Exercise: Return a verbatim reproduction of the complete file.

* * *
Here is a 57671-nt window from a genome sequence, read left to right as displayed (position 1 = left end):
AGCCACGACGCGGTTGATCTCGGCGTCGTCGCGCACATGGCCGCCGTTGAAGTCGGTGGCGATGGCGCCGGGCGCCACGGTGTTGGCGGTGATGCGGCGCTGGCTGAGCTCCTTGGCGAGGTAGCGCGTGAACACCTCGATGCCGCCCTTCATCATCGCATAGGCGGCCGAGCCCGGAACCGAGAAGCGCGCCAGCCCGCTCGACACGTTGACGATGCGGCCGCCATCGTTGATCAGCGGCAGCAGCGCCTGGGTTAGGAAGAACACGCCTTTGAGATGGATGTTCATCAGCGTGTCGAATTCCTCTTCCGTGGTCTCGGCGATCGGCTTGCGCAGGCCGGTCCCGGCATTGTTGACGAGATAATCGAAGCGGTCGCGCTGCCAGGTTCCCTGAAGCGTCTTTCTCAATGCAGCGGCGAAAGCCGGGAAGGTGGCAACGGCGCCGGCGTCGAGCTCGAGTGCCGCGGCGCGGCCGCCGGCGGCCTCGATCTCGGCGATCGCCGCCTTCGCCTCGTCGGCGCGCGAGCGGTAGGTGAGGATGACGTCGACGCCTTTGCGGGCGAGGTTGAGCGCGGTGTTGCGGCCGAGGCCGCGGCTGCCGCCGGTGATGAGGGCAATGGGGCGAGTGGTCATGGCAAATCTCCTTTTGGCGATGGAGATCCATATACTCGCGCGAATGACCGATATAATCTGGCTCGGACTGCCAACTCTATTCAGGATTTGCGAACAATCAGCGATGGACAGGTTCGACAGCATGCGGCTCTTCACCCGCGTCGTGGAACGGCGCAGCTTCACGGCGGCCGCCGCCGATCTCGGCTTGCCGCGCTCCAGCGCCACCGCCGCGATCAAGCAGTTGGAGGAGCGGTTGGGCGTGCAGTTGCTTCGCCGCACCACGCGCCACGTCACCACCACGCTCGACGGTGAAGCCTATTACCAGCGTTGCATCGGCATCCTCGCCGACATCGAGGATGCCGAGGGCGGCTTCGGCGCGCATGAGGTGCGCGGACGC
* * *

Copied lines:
Here is a 57671-nt window from a genome sequence, read left to right as displayed (position 1 = left end):
AGCCACGACGCGGTTGATCTCGGCGTCGTCGCGCACATGGCCGCCGTTGAAGTCGGTGGCGATGGCGCCGGGCGCCACGGTGTTGGCGGTGATGCGGCGCTGGCTGAGCTCCTTGGCGAGGTAGCGCGTGAACACCTCGATGCCGCCCTTCATCATCGCATAGGCGGCCGAGCCCGGAACCGAGAAGCGCGCCAGCCCGCTCGACACGTTGACGATGCGGCCGCCATCGTTGATCAGCGGCAGCAGCGCCTGGGTTAGGAAGAACACGCCTTTGAGATGGATGTTCATCAGCGTGTCGAATTCCTCTTCCGTGGTCTCGGCGATCGGCTTGCGCAGGCCGGTCCCGGCATTGTTGACGAGATAATCGAAGCGGTCGCGCTGCCAGGTTCCCTGAAGCGTCTTTCTCAATGCAGCGGCGAAAGCCGGGAAGGTGGCAACGGCGCCGGCGTCGAGCTCGAGTGCCGCGGCGCGGCCGCCGGCGGCCTCGATCTCGGCGATCGCCGCCTTCGCCTCGTCGGCGCGCGAGCGGTAGGTGAGGATGACGTCGACGCCTTTGCGGGCGAGGTTGAGCGCGGTGTTGCGGCCGAGGCCGCGGCTGCCGCCGGTGATGAGGGCAATGGGGCGAGTGGTCATGGCAAATCTCCTTTTGGCGATGGAGATCCATATACTCGCGCGAATGACCGATATAATCTGGCTCGGACTGCCAACTCTATTCAGGATTTGCGAACAATCAGCGATGGACAGGTTCGACAGCATGCGGCTCTTCACCCGCGTCGTGGAACGGCGCAGCTTCACGGCGGCCGCCGCCGATCTCGGCTTGCCGCGCTCCAGCGCCACCGCCGCGATCAAGCAGTTGGAGGAGCGGTTGGGCGTGCAGTTGCTTCGCCGCACCACGCGCCACGTCACCACCACGCTCGACGGTGAAGCCTATTACCAGCGTTGCATCGGCATCCTCGCCGACATCGAGGATGCCGAGGGCGGCTTCGGCGCGCATGAGGTGCGCGGACGC